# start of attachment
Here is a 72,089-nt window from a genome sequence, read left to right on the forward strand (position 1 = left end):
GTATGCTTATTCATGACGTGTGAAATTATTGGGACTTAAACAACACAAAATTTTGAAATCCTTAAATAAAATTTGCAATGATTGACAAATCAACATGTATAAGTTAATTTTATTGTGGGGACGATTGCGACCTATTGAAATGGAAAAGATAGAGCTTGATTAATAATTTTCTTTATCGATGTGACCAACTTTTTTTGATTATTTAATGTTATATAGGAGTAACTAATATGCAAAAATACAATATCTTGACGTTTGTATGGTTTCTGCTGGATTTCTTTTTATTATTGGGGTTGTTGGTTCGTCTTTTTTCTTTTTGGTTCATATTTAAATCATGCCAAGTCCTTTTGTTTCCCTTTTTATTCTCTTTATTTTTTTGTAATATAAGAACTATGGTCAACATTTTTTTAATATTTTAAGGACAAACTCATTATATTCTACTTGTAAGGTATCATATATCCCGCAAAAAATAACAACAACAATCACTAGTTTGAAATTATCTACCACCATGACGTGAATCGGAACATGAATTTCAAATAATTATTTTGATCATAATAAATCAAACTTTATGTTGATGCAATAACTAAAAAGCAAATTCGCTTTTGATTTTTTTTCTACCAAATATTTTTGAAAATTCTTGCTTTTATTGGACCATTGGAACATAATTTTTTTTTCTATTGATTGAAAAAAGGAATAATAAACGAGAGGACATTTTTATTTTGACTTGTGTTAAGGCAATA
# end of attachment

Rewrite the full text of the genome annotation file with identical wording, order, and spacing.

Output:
Here is a 72,089-nt window from a genome sequence, read left to right on the forward strand (position 1 = left end):
GTATGCTTATTCATGACGTGTGAAATTATTGGGACTTAAACAACACAAAATTTTGAAATCCTTAAATAAAATTTGCAATGATTGACAAATCAACATGTATAAGTTAATTTTATTGTGGGGACGATTGCGACCTATTGAAATGGAAAAGATAGAGCTTGATTAATAATTTTCTTTATCGATGTGACCAACTTTTTTTGATTATTTAATGTTATATAGGAGTAACTAATATGCAAAAATACAATATCTTGACGTTTGTATGGTTTCTGCTGGATTTCTTTTTATTATTGGGGTTGTTGGTTCGTCTTTTTTCTTTTTGGTTCATATTTAAATCATGCCAAGTCCTTTTGTTTCCCTTTTTATTCTCTTTATTTTTTTGTAATATAAGAACTATGGTCAACATTTTTTTAATATTTTAAGGACAAACTCATTATATTCTACTTGTAAGGTATCATATATCCCGCAAAAAATAACAACAACAATCACTAGTTTGAAATTATCTACCACCATGACGTGAATCGGAACATGAATTTCAAATAATTATTTTGATCATAATAAATCAAACTTTATGTTGATGCAATAACTAAAAAGCAAATTCGCTTTTGATTTTTTTTCTACCAAATATTTTTGAAAATTCTTGCTTTTATTGGACCATTGGAACATAATTTTTTTTTCTATTGATTGAAAAAAGGAATAATAAACGAGAGGACATTTTTATTTTGACTTGTGTTAAGGCAATA